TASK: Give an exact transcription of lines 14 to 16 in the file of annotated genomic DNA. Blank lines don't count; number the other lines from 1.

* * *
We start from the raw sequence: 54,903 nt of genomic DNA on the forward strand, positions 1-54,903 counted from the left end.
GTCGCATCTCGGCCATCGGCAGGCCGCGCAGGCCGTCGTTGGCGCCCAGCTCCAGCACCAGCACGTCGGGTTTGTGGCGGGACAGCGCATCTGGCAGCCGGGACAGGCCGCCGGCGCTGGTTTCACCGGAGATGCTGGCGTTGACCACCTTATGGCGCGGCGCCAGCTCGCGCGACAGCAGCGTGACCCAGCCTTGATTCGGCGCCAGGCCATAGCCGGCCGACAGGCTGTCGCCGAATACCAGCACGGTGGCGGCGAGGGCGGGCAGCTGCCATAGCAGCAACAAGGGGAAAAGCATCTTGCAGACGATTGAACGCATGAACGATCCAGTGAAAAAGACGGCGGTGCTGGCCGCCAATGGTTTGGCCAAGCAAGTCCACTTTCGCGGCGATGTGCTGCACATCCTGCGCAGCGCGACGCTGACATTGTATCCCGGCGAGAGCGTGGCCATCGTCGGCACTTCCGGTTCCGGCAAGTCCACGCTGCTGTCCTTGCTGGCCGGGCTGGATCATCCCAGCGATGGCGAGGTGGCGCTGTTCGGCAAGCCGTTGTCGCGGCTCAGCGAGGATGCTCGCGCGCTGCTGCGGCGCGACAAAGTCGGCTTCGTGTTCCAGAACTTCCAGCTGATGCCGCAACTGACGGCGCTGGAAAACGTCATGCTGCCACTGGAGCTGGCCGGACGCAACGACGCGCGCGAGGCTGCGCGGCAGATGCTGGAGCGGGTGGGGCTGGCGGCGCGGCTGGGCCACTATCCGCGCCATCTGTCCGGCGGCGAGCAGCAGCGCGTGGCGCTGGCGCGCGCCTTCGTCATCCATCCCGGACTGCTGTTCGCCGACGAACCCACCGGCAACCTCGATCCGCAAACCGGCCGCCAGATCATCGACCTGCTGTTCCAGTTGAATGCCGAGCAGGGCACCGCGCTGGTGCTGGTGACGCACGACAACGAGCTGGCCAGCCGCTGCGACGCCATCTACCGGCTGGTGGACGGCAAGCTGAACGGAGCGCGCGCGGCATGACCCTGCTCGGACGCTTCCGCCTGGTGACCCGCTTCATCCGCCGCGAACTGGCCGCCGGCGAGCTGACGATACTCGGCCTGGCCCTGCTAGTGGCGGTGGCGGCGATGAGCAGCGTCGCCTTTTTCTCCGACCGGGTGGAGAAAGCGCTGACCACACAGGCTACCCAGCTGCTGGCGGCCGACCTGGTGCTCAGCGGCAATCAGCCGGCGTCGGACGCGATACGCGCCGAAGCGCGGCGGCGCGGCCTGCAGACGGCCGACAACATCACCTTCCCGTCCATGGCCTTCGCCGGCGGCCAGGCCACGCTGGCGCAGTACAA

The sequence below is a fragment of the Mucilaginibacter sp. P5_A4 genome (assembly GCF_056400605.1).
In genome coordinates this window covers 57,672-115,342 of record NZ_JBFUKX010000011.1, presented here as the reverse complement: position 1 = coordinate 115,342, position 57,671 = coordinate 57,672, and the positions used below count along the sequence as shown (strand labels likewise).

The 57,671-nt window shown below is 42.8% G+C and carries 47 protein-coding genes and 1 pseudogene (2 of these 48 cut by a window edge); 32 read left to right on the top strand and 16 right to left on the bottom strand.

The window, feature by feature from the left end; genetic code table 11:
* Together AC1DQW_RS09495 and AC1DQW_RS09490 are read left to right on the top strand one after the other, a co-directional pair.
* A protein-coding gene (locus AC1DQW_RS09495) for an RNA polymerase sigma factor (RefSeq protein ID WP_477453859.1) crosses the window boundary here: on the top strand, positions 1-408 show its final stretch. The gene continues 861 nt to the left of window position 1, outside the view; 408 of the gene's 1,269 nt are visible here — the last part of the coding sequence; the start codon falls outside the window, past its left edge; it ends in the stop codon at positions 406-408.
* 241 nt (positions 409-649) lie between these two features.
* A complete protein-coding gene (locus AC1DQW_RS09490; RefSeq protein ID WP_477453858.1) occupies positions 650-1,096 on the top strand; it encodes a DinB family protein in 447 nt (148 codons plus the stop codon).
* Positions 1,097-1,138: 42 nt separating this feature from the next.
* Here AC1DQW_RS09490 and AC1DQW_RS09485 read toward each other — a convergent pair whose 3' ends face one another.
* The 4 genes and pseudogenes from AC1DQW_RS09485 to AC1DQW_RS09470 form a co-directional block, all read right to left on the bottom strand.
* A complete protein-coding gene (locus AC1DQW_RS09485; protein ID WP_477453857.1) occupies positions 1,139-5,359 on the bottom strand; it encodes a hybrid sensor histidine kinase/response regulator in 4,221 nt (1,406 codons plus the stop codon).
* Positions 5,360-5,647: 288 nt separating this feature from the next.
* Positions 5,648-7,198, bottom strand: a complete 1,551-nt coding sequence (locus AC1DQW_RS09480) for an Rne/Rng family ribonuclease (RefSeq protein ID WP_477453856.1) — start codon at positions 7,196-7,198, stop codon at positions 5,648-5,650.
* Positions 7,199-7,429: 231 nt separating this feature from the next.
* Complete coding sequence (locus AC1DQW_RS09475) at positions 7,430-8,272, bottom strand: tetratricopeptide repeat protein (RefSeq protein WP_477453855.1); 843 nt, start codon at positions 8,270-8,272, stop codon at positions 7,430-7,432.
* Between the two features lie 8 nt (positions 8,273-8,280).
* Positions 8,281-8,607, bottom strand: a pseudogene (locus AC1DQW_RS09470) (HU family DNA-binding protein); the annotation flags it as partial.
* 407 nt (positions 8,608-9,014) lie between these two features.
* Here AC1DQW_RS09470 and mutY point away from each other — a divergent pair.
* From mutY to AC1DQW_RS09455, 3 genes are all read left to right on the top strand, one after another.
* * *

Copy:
* A complete protein-coding gene (locus AC1DQW_RS09485; protein ID WP_477453857.1) occupies positions 1,139-5,359 on the bottom strand; it encodes a hybrid sensor histidine kinase/response regulator in 4,221 nt (1,406 codons plus the stop codon).
* Positions 5,360-5,647: 288 nt separating this feature from the next.
* Positions 5,648-7,198, bottom strand: a complete 1,551-nt coding sequence (locus AC1DQW_RS09480) for an Rne/Rng family ribonuclease (RefSeq protein ID WP_477453856.1) — start codon at positions 7,196-7,198, stop codon at positions 5,648-5,650.